Sherwood speaks out: Axed Aston Villa boss has his say

first_img1 Tim Sherwood Tim Sherwood has expressed his disappointment at being axed by Aston Villa.Appointed as Paul Lambert’s successor in February, Sherwood led the club to Premier League safety last season and into the final of the FA Cup.But the 46-year-old’s reign was brought to end on Sunday after Villa slumped to a sixth successive Premier League defeat.“I am very disappointed that I will not be able to carry on in my role as manager of Aston Villa,” said Sherwood on Monday, in a statement released through the League Managers’ Association. “I knew when I took on the role that it would be a big challenge, but it proved to be one I greatly enjoyed and I know I have learned a lot from this experience. “Obviously, the initial priority was to stay in the Premier League, but beating Liverpool in the FA Cup semi at Wembley and then leading the team out for the Final was an achievement and experience that I will treasure for the rest of my career.“I’d like to thank my coaching staff and the staff throughout the club for their dedication, the Villa fans for their passionate support and the players, who gave everything during my time at the club.“I wish the club all the best for the rest of the season and indeed for the future.”Former Arsenal midfielder Remi Garde is the early favourite to succeed Sherwood in the Villa Park hotseat.Garde is available after leaving Lyon in 2014 to take a break for personal reasons.Ex-Manchester United manager David Moyes, currently in charge at Real Sociedad, has also been backed but said last week he wanted to stay in Spain.Dwight Yorke, meanwhile, has put his name forward for the job but the former Villa striker’s lack of managerial experience is likely to rule him out of contention.last_img read more

Go Geocaching and Don’t Forget Your Sheep

first_imgHere’s a little geocaching scenario for you. You’re about to embark on your next geocaching adventure. Your mind starts racing through the all-too-familiar checklist: GPS (check), pen (check), extra batteries (check)… wait, you’re forgetting something. What could it be? Extra batteries? Nope. You almost forgot to bring your stuffed-animal sheep. Whew, that was a close call.That’s the actual geocaching checklist for Ontario’s Cheryl Shaw and her husband Dave Devine. They call themselves “Team Sheep.”Cheryl and Dave (minus sheep)Cheryl and Dave started geocaching just over a year ago. Almost all of their 401 finds share something in common— a picture of their stuffed animal sheep with the cache. Cheryl says, “I now own more pictures of that sheep than I do of my family.”The whole practice of posing a stuffed animal by a cache began innocently enough.Cheryl says, “It all started with some travel coin I picked up. They wanted a picture with the coin and me. But somehow I didn’t feel like being photographed that day. So I looked around my house for something cutesy to photograph with the coin and found ‘sheep’ sitting on my sewing table. ‘Good enough,’ I thought, and out the door I went to go caching. Since then, I have photographed the sheep at every cache we have found.”Sheep proposesThe sheep, and his wardrobe, evolved. He now has several outfits, everything from a karate uniform, fatigues and a hockey jersey to seasonal outfits for Easter, Halloween and Christmas. He even has a tux.Cheryl says that the sheep recently got serious about a relationship: “Last week he even proposed to a fellow cacher ring and all!”The other cacher had just gotten engaged. Cheryl says the sheep has developed his own personality. The log that accompanies the proposal picture reads: “We told the geo sheep about how Lisa got engaged and he was a little heartbroken, ‘Tell her that if things don’t work out with that nano guy I’m available!’ he said.’Sure thing’ we said, ‘You were definitely her second choice.’”“It certainly adds to the fun to geocache with an avatar,” Cheryl says. “Cache owners have appreciated the sheep pictures. When people contact me they act like sheep is real, such as ‘say hi to sheep for me, or sheep looked very handsome today or sorry I missed meeting the sheep.’” She has even received fan mail for sheep.Even if you never see sheep on your geocaching rounds, Cheryl hopes the idea travels. “I would thoroughly recommend that other cachers use an avatar. It’s fun. It’s more than just signing a log and running away. We try very hard to pose the sheep and take several pictures, choosing the best one for the web page.”She says that there are other benefits to using an avatar as well.  “We tend to remember all our caches better, and best of all sheep always has some smart remark or stupid joke about the cache. (He can get away with saying things I can’t.)”With more than 400 cache logs in one year, there’s no telling where sheep may show up next. If you’re in the Ottawa, Ontario area, you can now visit Cheryl’s first “sheep-themed” cache, “The Sheeps’ Revenge” (GC25CMF).Would you ever consider using an avatar? What sort of avatar would you use?Share with your Friends:More SharePrint Relatedlast_img read more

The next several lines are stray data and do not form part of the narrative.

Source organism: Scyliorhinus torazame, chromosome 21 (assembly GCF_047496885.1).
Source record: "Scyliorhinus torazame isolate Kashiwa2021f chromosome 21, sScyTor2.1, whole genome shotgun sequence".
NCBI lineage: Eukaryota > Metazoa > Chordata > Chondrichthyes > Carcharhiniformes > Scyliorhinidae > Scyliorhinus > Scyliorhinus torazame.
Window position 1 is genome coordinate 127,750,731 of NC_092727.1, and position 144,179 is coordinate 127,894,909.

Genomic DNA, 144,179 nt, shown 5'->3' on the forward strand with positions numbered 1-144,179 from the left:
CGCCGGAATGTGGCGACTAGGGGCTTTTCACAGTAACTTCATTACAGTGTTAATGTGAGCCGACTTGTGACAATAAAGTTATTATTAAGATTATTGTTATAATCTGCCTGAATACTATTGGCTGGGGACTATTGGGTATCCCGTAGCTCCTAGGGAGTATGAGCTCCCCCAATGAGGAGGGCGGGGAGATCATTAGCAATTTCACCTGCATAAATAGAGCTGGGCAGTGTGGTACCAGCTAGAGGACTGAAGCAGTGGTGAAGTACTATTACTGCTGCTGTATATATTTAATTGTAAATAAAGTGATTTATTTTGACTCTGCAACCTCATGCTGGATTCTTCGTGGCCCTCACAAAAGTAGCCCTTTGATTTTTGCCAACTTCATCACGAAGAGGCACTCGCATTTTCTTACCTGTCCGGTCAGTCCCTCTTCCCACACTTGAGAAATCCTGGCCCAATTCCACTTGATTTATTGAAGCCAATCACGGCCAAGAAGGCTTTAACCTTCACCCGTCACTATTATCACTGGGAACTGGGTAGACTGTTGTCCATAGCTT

Google Is Also Entering The Arm Race With Its Own Smartwatch [Pictures]